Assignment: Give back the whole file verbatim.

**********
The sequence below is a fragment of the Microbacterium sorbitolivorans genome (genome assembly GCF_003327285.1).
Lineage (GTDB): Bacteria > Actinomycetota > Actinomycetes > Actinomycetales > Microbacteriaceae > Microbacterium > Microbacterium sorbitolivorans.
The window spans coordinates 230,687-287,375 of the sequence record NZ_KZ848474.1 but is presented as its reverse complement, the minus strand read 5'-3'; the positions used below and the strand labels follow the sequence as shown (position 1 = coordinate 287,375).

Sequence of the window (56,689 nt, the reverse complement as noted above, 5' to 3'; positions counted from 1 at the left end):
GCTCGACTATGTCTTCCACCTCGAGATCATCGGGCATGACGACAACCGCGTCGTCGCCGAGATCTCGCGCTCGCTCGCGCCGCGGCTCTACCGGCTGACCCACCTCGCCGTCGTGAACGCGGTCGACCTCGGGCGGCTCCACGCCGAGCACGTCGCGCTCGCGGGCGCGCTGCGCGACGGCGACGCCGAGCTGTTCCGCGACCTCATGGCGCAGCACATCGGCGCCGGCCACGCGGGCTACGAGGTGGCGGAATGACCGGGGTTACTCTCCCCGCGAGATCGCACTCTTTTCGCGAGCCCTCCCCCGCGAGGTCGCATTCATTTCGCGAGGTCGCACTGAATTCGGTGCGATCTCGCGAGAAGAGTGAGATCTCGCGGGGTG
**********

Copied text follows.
The sequence below is a fragment of the Microbacterium sorbitolivorans genome (genome assembly GCF_003327285.1).
Lineage (GTDB): Bacteria > Actinomycetota > Actinomycetes > Actinomycetales > Microbacteriaceae > Microbacterium > Microbacterium sorbitolivorans.
The window spans coordinates 230,687-287,375 of the sequence record NZ_KZ848474.1 but is presented as its reverse complement, the minus strand read 5'-3'; the positions used below and the strand labels follow the sequence as shown (position 1 = coordinate 287,375).

Sequence of the window (56,689 nt, the reverse complement as noted above, 5' to 3'; positions counted from 1 at the left end):
GCTCGACTATGTCTTCCACCTCGAGATCATCGGGCATGACGACAACCGCGTCGTCGCCGAGATCTCGCGCTCGCTCGCGCCGCGGCTCTACCGGCTGACCCACCTCGCCGTCGTGAACGCGGTCGACCTCGGGCGGCTCCACGCCGAGCACGTCGCGCTCGCGGGCGCGCTGCGCGACGGCGACGCCGAGCTGTTCCGCGACCTCATGGCGCAGCACATCGGCGCCGGCCACGCGGGCTACGAGGTGGCGGAATGACCGGGGTTACTCTCCCCGCGAGATCGCACTCTTTTCGCGAGCCCTCCCCCGCGAGGTCGCATTCATTTCGCGAGGTCGCACTGAATTCGGTGCGATCTCGCGAGAAGAGTGAGATCTCGCGGGGTG